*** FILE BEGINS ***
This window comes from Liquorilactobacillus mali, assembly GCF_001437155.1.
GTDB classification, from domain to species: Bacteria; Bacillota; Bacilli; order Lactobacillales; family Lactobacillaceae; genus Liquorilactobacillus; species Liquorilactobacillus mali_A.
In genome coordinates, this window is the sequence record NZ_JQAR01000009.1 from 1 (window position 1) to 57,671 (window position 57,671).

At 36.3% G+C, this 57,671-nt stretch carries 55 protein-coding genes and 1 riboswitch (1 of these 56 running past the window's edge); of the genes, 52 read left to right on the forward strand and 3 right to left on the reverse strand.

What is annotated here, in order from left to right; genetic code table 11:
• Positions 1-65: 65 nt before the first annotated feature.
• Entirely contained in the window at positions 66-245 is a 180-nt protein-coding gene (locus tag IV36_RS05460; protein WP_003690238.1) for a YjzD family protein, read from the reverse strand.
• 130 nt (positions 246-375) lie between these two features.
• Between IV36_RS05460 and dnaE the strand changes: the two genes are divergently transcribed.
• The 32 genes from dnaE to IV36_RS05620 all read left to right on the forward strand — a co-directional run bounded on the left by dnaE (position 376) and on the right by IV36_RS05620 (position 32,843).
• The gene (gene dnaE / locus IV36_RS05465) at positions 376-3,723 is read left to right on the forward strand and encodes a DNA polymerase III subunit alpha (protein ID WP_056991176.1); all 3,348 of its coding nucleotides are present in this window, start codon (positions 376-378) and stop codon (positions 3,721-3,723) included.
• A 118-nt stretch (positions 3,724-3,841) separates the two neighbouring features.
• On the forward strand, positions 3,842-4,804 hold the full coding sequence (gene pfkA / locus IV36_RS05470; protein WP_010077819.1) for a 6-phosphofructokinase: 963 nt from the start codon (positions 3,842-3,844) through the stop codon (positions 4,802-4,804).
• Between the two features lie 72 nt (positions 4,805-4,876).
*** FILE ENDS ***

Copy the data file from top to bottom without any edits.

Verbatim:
This window comes from Liquorilactobacillus mali, assembly GCF_001437155.1.
GTDB classification, from domain to species: Bacteria; Bacillota; Bacilli; order Lactobacillales; family Lactobacillaceae; genus Liquorilactobacillus; species Liquorilactobacillus mali_A.
In genome coordinates, this window is the sequence record NZ_JQAR01000009.1 from 1 (window position 1) to 57,671 (window position 57,671).

At 36.3% G+C, this 57,671-nt stretch carries 55 protein-coding genes and 1 riboswitch (1 of these 56 running past the window's edge); of the genes, 52 read left to right on the forward strand and 3 right to left on the reverse strand.

What is annotated here, in order from left to right; genetic code table 11:
• Positions 1-65: 65 nt before the first annotated feature.
• Entirely contained in the window at positions 66-245 is a 180-nt protein-coding gene (locus tag IV36_RS05460; protein WP_003690238.1) for a YjzD family protein, read from the reverse strand.
• 130 nt (positions 246-375) lie between these two features.
• Between IV36_RS05460 and dnaE the strand changes: the two genes are divergently transcribed.
• The 32 genes from dnaE to IV36_RS05620 all read left to right on the forward strand — a co-directional run bounded on the left by dnaE (position 376) and on the right by IV36_RS05620 (position 32,843).
• The gene (gene dnaE / locus IV36_RS05465) at positions 376-3,723 is read left to right on the forward strand and encodes a DNA polymerase III subunit alpha (protein ID WP_056991176.1); all 3,348 of its coding nucleotides are present in this window, start codon (positions 376-378) and stop codon (positions 3,721-3,723) included.
• A 118-nt stretch (positions 3,724-3,841) separates the two neighbouring features.
• On the forward strand, positions 3,842-4,804 hold the full coding sequence (gene pfkA / locus IV36_RS05470; protein WP_010077819.1) for a 6-phosphofructokinase: 963 nt from the start codon (positions 3,842-3,844) through the stop codon (positions 4,802-4,804).
• Between the two features lie 72 nt (positions 4,805-4,876).